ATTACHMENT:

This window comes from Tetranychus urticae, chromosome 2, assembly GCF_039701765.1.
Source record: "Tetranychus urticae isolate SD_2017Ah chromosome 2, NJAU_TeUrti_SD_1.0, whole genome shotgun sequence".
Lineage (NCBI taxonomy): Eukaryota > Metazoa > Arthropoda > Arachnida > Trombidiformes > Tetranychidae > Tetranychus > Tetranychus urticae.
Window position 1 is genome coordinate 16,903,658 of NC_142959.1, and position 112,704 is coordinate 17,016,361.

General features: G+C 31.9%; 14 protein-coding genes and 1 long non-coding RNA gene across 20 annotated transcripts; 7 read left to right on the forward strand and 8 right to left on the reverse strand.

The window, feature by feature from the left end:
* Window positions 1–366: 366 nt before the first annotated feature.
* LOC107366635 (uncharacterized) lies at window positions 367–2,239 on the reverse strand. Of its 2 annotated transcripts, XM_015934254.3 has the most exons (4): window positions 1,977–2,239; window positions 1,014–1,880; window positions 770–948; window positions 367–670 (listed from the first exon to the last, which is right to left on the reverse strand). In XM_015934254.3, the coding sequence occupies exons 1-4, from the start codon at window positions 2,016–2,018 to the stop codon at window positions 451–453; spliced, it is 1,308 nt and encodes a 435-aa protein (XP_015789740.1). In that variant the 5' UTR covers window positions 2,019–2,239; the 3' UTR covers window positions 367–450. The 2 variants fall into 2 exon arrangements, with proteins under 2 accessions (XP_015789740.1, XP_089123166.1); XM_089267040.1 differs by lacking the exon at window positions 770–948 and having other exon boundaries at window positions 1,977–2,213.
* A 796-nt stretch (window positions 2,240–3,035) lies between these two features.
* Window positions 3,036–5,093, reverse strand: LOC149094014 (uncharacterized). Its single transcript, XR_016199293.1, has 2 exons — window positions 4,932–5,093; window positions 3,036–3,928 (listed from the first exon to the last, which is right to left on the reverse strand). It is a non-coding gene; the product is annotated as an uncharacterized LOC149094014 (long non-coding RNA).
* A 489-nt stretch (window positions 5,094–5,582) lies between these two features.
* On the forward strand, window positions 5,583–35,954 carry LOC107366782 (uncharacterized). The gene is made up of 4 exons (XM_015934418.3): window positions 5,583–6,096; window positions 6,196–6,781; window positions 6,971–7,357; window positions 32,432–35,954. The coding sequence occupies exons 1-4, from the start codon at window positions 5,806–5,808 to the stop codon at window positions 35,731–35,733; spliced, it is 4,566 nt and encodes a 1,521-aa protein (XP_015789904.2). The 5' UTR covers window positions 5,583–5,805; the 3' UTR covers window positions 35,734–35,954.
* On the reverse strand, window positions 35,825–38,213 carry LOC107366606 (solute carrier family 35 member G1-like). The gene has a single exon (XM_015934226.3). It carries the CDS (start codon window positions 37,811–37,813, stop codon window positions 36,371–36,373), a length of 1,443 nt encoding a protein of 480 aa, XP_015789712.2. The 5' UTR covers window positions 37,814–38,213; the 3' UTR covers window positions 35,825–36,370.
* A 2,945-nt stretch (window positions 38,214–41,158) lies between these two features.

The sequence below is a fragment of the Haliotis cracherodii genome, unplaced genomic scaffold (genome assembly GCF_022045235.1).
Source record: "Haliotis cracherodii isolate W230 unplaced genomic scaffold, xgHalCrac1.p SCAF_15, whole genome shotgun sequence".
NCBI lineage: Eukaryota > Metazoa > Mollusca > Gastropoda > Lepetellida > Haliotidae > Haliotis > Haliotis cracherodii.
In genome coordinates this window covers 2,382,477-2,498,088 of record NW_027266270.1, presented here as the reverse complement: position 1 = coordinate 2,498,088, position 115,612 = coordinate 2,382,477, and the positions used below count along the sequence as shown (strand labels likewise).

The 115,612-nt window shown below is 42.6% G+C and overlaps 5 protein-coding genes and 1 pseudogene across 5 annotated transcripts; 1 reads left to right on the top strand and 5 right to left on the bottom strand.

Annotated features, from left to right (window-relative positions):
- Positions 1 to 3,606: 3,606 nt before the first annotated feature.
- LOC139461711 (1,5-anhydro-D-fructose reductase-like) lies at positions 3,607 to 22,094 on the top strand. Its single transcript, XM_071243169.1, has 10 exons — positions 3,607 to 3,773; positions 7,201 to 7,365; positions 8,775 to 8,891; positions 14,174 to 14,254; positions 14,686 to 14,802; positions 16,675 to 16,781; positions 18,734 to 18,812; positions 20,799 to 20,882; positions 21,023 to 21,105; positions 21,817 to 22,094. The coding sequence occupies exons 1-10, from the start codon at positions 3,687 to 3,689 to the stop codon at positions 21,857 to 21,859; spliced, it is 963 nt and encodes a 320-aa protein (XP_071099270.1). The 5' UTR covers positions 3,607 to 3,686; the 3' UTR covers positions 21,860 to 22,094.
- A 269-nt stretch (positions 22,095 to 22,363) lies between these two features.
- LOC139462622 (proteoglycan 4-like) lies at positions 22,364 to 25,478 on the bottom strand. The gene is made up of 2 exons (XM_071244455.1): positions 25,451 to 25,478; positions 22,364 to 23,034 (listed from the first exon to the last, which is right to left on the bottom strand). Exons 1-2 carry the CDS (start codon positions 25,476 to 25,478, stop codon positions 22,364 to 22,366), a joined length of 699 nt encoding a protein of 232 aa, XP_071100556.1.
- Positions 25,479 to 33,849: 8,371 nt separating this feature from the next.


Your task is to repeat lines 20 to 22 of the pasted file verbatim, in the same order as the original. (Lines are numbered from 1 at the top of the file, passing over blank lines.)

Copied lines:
Annotated features, from left to right (window-relative positions):
- Positions 1 to 3,606: 3,606 nt before the first annotated feature.
- LOC139461711 (1,5-anhydro-D-fructose reductase-like) lies at positions 3,607 to 22,094 on the top strand. Its single transcript, XM_071243169.1, has 10 exons — positions 3,607 to 3,773; positions 7,201 to 7,365; positions 8,775 to 8,891; positions 14,174 to 14,254; positions 14,686 to 14,802; positions 16,675 to 16,781; positions 18,734 to 18,812; positions 20,799 to 20,882; positions 21,023 to 21,105; positions 21,817 to 22,094. The coding sequence occupies exons 1-10, from the start codon at positions 3,687 to 3,689 to the stop codon at positions 21,857 to 21,859; spliced, it is 963 nt and encodes a 320-aa protein (XP_071099270.1). The 5' UTR covers positions 3,607 to 3,686; the 3' UTR covers positions 21,860 to 22,094.